Of late, a possibly former preacher named Charles Kripp has been making a fuss as Shirley Q. Liquor
, an obese black woman reputedly "the mother of 19 chilluns."
I first caught word of this performer's act in the Hartford Advocate, which reported that people found it offensive, even racist, for a white man to go black face and play the role of a black welfare mother.
My gut reaction was to offer critical invectives, yet at the same time I wondered if I wasn't falling into the trap of casting aspersions and calling for CD-burnings of someone whom I'd never even listened to before.
So I went Shirley Q Liquor's website and took the time to hear out [if you would
] Ms. Liquor's comedic rants.
I also googled both Shirley and Charley Kripp and got an odd range of material. Not surprising, there were many sites or articles, that spoke of boycotting Ms. Liquor/Kripp's performances. Racist, sexist, "...too much like a latter day minstrel show
..." some of his critics say.
And, had I taken only one of his website entries to listen to, I might very well have thought the same.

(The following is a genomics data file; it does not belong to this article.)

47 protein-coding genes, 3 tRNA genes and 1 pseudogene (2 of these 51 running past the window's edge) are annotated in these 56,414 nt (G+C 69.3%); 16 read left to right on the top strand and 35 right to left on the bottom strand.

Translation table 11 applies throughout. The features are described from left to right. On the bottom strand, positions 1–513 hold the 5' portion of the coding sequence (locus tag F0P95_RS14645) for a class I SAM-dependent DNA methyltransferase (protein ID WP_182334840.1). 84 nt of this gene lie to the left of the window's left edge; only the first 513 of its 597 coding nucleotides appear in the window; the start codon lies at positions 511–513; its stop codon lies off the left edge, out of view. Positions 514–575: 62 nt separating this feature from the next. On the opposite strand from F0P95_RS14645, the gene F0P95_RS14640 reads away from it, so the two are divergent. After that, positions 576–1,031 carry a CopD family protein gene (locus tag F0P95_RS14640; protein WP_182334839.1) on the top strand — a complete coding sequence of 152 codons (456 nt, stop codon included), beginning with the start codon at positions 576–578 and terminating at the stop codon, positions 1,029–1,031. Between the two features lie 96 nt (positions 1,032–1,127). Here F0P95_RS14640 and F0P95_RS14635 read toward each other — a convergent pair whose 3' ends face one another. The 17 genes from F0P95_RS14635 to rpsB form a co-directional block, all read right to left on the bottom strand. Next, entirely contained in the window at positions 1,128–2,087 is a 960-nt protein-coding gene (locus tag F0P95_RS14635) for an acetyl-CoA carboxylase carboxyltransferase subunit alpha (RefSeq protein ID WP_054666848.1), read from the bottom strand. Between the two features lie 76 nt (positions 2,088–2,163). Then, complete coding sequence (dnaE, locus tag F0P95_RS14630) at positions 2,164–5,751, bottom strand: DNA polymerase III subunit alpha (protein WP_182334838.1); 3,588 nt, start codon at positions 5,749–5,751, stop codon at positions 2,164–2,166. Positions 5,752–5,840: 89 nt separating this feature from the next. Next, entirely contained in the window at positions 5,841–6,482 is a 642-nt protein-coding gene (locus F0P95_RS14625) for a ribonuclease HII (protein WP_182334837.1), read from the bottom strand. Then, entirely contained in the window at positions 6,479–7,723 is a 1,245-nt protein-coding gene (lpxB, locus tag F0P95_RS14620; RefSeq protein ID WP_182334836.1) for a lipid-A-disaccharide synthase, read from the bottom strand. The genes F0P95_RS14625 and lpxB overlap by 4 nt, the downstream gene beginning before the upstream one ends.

Then I noticed RuPaul, another famous drag performer, coming to Shirley's defense. This gives me pause. But the real head truner was the curiously sensitive little monologue about homosexicals
, making comparisons to American Blacks "not having any clear identity
" to go by, and I have begun to think about Ms. Liquor in a different light.
From that point of view, I began to think of all the times that comedian Eddie Murphy has gotten away by portraying so many fat black big- breasted mammas that, and have begun to wonder how much serious thought might actualy going on to produce the act. Some counterintuitive stuff, whereby one mocks the stereotype only to try to get others to recognize the falseness of the stereotype itself. Is there anybody out there who can recall an outcry of protests about Mr. Murphy and his constantly negatively depicting African American women? I don't know of any.
I began to recall the stack of 45 rpm records that my father had of Redd Foxx. These were filled with self-depreciating humor that was used as a foil to come across with some gallows humor and some sly social comment. But Foxx was more genius and original and, frankly, underground. I don't get that from Kripp's few online featurettes.
So I don't know what to think.
I dunno. Maybe I'll have to clandestinely go to a performance in order to watch and learn more. Until then, I suppose my approach to assessment would, by necessitiy, be one of the men behind the gun. Just to find out and, as Ms. Liquor says, "To each they's own. I learned that from the Bible. Either that or the Enquirer.
UPDATE: The owner of Hartford's gay club Chez Est announced yesterday that the club was cancelling Shirley Q. Liquor's engagement.
Labels: comedians, drag queens, race-bating, stereotypes